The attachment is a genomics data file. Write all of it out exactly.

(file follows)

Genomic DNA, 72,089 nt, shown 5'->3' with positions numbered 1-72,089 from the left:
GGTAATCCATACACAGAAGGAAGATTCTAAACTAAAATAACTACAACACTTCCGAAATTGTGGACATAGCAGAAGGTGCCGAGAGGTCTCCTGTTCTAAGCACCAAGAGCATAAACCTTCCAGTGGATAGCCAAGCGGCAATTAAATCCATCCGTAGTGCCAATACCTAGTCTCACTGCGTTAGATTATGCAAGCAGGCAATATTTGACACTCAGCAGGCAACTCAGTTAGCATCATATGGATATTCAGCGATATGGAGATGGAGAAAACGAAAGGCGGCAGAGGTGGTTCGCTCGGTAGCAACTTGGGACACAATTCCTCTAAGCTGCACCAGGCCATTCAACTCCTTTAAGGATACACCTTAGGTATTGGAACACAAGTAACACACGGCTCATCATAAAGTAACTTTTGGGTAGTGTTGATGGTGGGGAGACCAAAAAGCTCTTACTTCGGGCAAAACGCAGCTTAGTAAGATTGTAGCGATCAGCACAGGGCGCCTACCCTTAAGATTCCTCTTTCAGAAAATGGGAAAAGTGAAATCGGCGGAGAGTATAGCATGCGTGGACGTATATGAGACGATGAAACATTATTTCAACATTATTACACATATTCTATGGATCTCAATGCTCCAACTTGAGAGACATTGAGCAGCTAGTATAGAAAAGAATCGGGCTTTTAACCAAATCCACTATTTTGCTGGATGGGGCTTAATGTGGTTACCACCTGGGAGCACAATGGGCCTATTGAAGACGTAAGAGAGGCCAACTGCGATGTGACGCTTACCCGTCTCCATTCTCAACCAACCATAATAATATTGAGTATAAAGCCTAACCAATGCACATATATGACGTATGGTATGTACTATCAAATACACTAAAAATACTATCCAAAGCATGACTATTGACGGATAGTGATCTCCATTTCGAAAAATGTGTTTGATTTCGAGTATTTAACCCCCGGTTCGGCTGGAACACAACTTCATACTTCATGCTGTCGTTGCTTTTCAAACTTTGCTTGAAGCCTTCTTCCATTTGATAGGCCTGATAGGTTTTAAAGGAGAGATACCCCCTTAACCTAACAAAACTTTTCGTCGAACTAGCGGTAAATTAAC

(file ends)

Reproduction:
Genomic DNA, 72,089 nt, shown 5'->3' with positions numbered 1-72,089 from the left:
GGTAATCCATACACAGAAGGAAGATTCTAAACTAAAATAACTACAACACTTCCGAAATTGTGGACATAGCAGAAGGTGCCGAGAGGTCTCCTGTTCTAAGCACCAAGAGCATAAACCTTCCAGTGGATAGCCAAGCGGCAATTAAATCCATCCGTAGTGCCAATACCTAGTCTCACTGCGTTAGATTATGCAAGCAGGCAATATTTGACACTCAGCAGGCAACTCAGTTAGCATCATATGGATATTCAGCGATATGGAGATGGAGAAAACGAAAGGCGGCAGAGGTGGTTCGCTCGGTAGCAACTTGGGACACAATTCCTCTAAGCTGCACCAGGCCATTCAACTCCTTTAAGGATACACCTTAGGTATTGGAACACAAGTAACACACGGCTCATCATAAAGTAACTTTTGGGTAGTGTTGATGGTGGGGAGACCAAAAAGCTCTTACTTCGGGCAAAACGCAGCTTAGTAAGATTGTAGCGATCAGCACAGGGCGCCTACCCTTAAGATTCCTCTTTCAGAAAATGGGAAAAGTGAAATCGGCGGAGAGTATAGCATGCGTGGACGTATATGAGACGATGAAACATTATTTCAACATTATTACACATATTCTATGGATCTCAATGCTCCAACTTGAGAGACATTGAGCAGCTAGTATAGAAAAGAATCGGGCTTTTAACCAAATCCACTATTTTGCTGGATGGGGCTTAATGTGGTTACCACCTGGGAGCACAATGGGCCTATTGAAGACGTAAGAGAGGCCAACTGCGATGTGACGCTTACCCGTCTCCATTCTCAACCAACCATAATAATATTGAGTATAAAGCCTAACCAATGCACATATATGACGTATGGTATGTACTATCAAATACACTAAAAATACTATCCAAAGCATGACTATTGACGGATAGTGATCTCCATTTCGAAAAATGTGTTTGATTTCGAGTATTTAACCCCCGGTTCGGCTGGAACACAACTTCATACTTCATGCTGTCGTTGCTTTTCAAACTTTGCTTGAAGCCTTCTTCCATTTGATAGGCCTGATAGGTTTTAAAGGAGAGATACCCCCTTAACCTAACAAAACTTTTCGTCGAACTAGCGGTAAATTAAC